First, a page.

1984: O’Brien’s Totalitarian Management Style


O’Brien from Orwell’s 1984 may seem like an unusual choice for a post on a fictional manager, but in many ways, O’Brien takes a Composite Approach to management in that he adopts key features of a variety of management styles and perverts these styles to extreme degrees in order to achieve total control over the minds of his employees.

O’Brien is manager of the History Department in Big Brother’s world. He instructs, organizes and manages employees in the re-writing of history so that all references to any revolutionizing strands within human civilization be erased from memory, thereby quashing any interest or tendency towards rebellion. Or in O’Brien’s own words, “who controls the present controls the past”. In the same way that O’Brien is perverting history, he is also exploiting some key concepts within management theory. Mahonee, Jardy and Carroll argue for three functions of managers in that they practice technical, people and conceptual skills. O’Brien does fit in to this model as a middle manager. He is technical in his exposition of linguistics in the re-writing of history; he acknowledges the importance of his interactions with people insofar as they are a threat to totality; and he also retains some conceptual skills in explaining to Winston that all history is essentially fiction, accepting of course that O’Brien is a product of Big Brother’s will.

O’Brien’s management style bends to a number of approaches that allow him a methodology for corrupting the minds of his employees. At the same time, he completely denies any approach that may lead to employees’ independent thinking. For example, the Scientific Approach to management seeks to eliminate the distrust that exists between managers and employees through establishing clear parameters and rates of pay. O’Brien acknowledges that there must be ultimate or supreme trust between himself and Winston, but can only see this happening if he can control Winston’s mind by deceiving him into a false rebellion and then torturing him for it.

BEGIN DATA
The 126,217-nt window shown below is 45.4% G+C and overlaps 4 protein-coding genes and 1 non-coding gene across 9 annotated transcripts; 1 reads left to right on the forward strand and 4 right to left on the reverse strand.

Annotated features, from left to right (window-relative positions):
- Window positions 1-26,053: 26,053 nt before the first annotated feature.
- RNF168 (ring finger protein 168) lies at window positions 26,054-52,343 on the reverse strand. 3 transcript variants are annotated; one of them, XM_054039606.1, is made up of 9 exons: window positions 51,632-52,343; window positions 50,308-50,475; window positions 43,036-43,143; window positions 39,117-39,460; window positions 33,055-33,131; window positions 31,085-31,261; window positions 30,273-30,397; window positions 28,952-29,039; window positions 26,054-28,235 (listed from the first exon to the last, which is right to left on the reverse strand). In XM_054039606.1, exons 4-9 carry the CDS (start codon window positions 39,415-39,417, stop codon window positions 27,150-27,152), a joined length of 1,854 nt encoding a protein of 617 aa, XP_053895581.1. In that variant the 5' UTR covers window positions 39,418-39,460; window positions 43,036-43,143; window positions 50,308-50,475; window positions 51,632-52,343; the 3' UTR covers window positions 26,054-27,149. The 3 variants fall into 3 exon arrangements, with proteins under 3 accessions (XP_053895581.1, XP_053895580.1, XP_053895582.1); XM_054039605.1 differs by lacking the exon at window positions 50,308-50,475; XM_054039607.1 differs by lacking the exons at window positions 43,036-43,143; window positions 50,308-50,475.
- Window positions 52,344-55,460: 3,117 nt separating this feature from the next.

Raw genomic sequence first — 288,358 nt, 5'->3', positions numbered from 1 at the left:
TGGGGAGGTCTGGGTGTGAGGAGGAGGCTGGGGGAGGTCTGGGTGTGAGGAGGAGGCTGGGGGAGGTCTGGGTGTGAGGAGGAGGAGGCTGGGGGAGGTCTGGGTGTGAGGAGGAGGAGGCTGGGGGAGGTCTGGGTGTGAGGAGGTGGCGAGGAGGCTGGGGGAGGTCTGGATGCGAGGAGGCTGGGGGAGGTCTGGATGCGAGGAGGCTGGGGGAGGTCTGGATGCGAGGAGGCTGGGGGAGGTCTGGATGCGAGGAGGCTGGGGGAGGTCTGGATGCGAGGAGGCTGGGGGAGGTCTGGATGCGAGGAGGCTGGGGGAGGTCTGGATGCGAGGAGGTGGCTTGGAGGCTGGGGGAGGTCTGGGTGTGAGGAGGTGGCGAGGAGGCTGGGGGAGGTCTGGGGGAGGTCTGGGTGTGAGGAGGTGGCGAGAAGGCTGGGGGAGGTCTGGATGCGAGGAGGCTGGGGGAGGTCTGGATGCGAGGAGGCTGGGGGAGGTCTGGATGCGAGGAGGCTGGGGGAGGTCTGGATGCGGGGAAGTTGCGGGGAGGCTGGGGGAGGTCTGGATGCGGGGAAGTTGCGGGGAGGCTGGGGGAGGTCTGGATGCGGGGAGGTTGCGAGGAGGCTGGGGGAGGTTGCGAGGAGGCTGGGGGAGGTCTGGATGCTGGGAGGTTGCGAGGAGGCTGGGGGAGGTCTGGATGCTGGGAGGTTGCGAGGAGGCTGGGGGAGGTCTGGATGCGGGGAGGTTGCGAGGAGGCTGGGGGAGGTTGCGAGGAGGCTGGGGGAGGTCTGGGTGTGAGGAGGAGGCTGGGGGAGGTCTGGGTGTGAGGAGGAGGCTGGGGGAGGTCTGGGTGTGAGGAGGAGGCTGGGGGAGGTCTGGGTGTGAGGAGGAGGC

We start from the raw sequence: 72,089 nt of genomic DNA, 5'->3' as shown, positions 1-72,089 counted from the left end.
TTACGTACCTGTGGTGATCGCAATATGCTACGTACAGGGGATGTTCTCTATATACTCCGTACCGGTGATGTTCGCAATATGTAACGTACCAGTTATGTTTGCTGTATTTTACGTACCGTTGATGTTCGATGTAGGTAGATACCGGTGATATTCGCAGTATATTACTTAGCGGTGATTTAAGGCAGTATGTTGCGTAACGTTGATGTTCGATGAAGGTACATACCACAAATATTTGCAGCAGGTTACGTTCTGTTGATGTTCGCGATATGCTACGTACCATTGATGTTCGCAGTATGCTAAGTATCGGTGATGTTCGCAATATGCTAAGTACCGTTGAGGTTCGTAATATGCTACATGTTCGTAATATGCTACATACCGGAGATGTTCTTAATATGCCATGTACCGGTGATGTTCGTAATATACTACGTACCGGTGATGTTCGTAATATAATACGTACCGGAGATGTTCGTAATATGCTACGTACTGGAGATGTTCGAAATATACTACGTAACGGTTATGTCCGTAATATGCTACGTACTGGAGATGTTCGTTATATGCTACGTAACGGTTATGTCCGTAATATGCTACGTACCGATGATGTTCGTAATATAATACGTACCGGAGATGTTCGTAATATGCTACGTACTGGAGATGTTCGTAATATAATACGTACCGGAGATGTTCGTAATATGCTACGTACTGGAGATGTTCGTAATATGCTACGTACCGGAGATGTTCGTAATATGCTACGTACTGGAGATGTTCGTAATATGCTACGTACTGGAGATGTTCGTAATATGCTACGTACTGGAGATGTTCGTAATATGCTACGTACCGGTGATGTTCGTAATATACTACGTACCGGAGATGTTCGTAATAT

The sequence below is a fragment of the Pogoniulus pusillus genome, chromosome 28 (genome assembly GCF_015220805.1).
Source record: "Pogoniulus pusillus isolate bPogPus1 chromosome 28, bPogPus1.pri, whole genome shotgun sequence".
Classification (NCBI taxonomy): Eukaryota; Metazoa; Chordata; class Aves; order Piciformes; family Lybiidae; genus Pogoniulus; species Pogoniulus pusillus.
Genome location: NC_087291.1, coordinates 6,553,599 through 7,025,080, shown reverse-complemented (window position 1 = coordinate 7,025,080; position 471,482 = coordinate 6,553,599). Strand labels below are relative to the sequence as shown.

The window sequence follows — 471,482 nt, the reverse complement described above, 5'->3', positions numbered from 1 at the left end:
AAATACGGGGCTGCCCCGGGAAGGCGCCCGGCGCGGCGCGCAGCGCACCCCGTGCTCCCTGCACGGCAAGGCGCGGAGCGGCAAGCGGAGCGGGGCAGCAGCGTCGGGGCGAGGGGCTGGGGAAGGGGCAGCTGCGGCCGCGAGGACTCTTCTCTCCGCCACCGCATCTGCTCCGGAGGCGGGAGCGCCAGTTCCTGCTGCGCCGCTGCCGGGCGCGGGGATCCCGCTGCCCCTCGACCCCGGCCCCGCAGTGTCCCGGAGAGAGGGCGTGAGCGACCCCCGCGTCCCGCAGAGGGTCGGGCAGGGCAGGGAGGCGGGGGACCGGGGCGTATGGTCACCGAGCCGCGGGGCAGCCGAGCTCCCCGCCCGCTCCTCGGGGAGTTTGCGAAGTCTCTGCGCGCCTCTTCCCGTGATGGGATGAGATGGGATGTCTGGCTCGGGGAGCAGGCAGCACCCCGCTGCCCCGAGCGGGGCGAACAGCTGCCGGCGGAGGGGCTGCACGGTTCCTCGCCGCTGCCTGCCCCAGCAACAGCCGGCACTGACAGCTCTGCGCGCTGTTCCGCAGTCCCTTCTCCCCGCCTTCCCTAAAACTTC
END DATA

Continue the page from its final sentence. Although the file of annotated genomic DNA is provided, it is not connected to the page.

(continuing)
The novel also asserts a deeply Administrative Approach in that O’Brien has extreme disciplined policies and rules, a unity of command and direction under Big Brother, organizational over personal interest in the abolition of free-thinking through the use of the thought-police, and centralization. At the same time the more human sides of the theory like equity and initiative are completely restricted by O’Brien, thus resulting in another perversion of the approach.

Added to this could be the psychology of the Behavioral Approach in which O’Brien uses Rose to motivate Winston into thoughts of rebellion. Not to mention the Scientific Approach in which he models specific outcomes prior to exposing Winston in order be sure of the final result of his experiment, resulting of course in the events of Room 101 in which Winston finally submits to O’Brien’s will.

Of course, there is a key failure in O’Brien’s style of management. The fact remains that while Winston succumbs to the power and authority of Big Brother, he also never betrays Rose. For budding managers out there, the lesson is that you can never completely control an employee irrespective of how minutely one manages every detail of a project. O’Brien’s management in this sense is a distortion of management theory itself.